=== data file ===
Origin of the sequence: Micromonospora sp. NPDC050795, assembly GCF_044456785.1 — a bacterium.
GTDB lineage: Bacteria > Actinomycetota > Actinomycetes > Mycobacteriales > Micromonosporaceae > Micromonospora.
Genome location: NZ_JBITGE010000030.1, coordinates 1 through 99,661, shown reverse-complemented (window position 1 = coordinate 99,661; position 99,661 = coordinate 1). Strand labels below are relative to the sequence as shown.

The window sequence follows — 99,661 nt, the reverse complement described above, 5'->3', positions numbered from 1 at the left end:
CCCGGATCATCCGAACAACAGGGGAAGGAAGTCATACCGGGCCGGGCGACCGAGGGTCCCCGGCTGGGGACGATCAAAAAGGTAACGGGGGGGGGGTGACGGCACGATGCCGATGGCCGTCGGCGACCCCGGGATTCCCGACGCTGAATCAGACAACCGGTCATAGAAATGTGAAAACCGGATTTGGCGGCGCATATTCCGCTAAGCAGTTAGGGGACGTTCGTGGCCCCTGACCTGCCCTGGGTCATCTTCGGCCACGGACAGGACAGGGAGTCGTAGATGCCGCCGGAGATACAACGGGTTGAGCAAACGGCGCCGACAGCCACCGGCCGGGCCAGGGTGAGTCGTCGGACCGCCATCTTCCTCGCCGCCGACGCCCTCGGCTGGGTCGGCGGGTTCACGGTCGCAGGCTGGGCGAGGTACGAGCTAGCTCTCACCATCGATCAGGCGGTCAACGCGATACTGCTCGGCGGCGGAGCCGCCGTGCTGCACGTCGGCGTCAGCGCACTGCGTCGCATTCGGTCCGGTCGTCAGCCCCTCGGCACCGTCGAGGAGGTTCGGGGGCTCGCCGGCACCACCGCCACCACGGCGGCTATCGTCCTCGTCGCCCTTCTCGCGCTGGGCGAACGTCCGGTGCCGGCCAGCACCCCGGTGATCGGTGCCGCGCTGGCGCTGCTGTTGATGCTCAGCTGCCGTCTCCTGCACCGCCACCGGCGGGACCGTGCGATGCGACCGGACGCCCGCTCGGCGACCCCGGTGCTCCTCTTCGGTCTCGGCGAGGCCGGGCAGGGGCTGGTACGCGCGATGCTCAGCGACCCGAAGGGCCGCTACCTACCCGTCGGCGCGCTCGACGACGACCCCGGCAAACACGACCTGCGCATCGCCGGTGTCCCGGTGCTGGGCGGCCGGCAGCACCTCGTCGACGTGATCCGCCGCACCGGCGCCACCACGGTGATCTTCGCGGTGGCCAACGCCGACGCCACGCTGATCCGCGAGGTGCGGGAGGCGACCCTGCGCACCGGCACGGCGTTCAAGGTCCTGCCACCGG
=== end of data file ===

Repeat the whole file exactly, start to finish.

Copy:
Origin of the sequence: Micromonospora sp. NPDC050795, assembly GCF_044456785.1 — a bacterium.
GTDB lineage: Bacteria > Actinomycetota > Actinomycetes > Mycobacteriales > Micromonosporaceae > Micromonospora.
Genome location: NZ_JBITGE010000030.1, coordinates 1 through 99,661, shown reverse-complemented (window position 1 = coordinate 99,661; position 99,661 = coordinate 1). Strand labels below are relative to the sequence as shown.

The window sequence follows — 99,661 nt, the reverse complement described above, 5'->3', positions numbered from 1 at the left end:
CCCGGATCATCCGAACAACAGGGGAAGGAAGTCATACCGGGCCGGGCGACCGAGGGTCCCCGGCTGGGGACGATCAAAAAGGTAACGGGGGGGGGGTGACGGCACGATGCCGATGGCCGTCGGCGACCCCGGGATTCCCGACGCTGAATCAGACAACCGGTCATAGAAATGTGAAAACCGGATTTGGCGGCGCATATTCCGCTAAGCAGTTAGGGGACGTTCGTGGCCCCTGACCTGCCCTGGGTCATCTTCGGCCACGGACAGGACAGGGAGTCGTAGATGCCGCCGGAGATACAACGGGTTGAGCAAACGGCGCCGACAGCCACCGGCCGGGCCAGGGTGAGTCGTCGGACCGCCATCTTCCTCGCCGCCGACGCCCTCGGCTGGGTCGGCGGGTTCACGGTCGCAGGCTGGGCGAGGTACGAGCTAGCTCTCACCATCGATCAGGCGGTCAACGCGATACTGCTCGGCGGCGGAGCCGCCGTGCTGCACGTCGGCGTCAGCGCACTGCGTCGCATTCGGTCCGGTCGTCAGCCCCTCGGCACCGTCGAGGAGGTTCGGGGGCTCGCCGGCACCACCGCCACCACGGCGGCTATCGTCCTCGTCGCCCTTCTCGCGCTGGGCGAACGTCCGGTGCCGGCCAGCACCCCGGTGATCGGTGCCGCGCTGGCGCTGCTGTTGATGCTCAGCTGCCGTCTCCTGCACCGCCACCGGCGGGACCGTGCGATGCGACCGGACGCCCGCTCGGCGACCCCGGTGCTCCTCTTCGGTCTCGGCGAGGCCGGGCAGGGGCTGGTACGCGCGATGCTCAGCGACCCGAAGGGCCGCTACCTACCCGTCGGCGCGCTCGACGACGACCCCGGCAAACACGACCTGCGCATCGCCGGTGTCCCGGTGCTGGGCGGCCGGCAGCACCTCGTCGACGTGATCCGCCGCACCGGCGCCACCACGGTGATCTTCGCGGTGGCCAACGCCGACGCCACGCTGATCCGCGAGGTGCGGGAGGCGACCCTGCGCACCGGCACGGCGTTCAAGGTCCTGCCACCGG